The incredible poet (and all-around amazing woman) Wendy Willis wrote on her blog today about what she considered “not her best day in parenting.” As an attorney, mother of two teenagers, wife and poet, she’s got her hand’s full. Too much of everything.
I’ve written about this syndrome of too much before on this blog, but it’s a chronic issue. Especially those of us whose hearts are longing to devote more time to our art. For us, it’s not just the drive to swim practice, potty-training the puppy, taking on one more part-time gig because we’re not sure when another will come along. For us, it’s every moment that we’re not writing, or preparing to write, or reading so that we can learn to be better writers. And our lives are important, we don’t want to sit all day at our desk (or maybe just some days…). We realize that our lives fill our art.
But sometimes we wish it filled them a little less. That there was a bit more breathing room. Then I read this excerpt on the On Being blog by Parker Palmer:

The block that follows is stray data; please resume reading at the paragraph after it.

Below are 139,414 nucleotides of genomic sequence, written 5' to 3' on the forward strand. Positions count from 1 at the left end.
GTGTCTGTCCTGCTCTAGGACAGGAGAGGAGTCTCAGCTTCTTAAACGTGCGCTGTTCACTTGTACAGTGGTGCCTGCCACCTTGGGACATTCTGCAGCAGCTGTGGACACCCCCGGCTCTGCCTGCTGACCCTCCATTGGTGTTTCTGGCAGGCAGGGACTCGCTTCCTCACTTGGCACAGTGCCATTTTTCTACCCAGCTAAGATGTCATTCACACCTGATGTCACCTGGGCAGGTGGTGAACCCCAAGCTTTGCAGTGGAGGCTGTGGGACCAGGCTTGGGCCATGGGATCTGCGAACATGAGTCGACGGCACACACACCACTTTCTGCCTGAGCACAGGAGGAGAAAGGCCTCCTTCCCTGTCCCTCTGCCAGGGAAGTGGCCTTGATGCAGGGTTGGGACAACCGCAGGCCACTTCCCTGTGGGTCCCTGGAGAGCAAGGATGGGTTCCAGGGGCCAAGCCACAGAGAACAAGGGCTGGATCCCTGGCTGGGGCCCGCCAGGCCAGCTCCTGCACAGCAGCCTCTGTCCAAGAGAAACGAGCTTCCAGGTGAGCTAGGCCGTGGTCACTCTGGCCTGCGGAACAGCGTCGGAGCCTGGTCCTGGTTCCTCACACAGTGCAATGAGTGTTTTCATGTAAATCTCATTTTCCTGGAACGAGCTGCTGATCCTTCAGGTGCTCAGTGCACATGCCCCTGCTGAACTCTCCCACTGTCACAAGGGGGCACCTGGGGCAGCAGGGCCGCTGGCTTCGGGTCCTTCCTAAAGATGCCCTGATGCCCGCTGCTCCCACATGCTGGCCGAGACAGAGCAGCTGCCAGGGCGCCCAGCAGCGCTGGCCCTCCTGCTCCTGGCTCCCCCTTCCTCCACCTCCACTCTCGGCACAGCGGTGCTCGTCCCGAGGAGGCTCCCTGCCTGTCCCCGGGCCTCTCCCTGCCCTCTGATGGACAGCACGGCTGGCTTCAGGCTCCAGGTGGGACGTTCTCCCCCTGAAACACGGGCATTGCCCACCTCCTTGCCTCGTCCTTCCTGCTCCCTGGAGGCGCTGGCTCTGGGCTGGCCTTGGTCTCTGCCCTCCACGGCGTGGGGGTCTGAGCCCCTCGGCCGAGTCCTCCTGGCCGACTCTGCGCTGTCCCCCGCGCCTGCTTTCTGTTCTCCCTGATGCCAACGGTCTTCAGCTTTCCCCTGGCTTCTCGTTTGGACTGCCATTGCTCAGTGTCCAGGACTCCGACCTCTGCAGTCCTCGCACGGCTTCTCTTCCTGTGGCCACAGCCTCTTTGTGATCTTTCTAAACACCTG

Thomas Merton wrote these incisive words in Conjectures of a Guilty Bystander more than fifty years ago, but they are no less true today than when he wrote them.
“There is a pervasive form of modern violence to which the idealist…most easily succumbs: activism and over-work. The rush and pressure of modern life are a form, perhaps the most common form, of its innate violence.
To allow oneself to be carried away by a multitude of conflicting concerns, to surrender to too many demands, to commit oneself to too many projects, to want to help everyone in everything is to succumb to violence.
The frenzy of the activist neutralizes his (or her) work… It destroys the fruitfulness of his (or her)…work, because it kills the root of inner wisdom which makes work fruitful.”
And then I know, this is what Wendy was feeling. This is what I routinely feel. The swirling chaos of the modern world will fill with dreck the well from which you draw your vision, artistic or otherwise. And we must be willing to choose to save our art (which will in turn, save our children, our environment, and probably our sanity).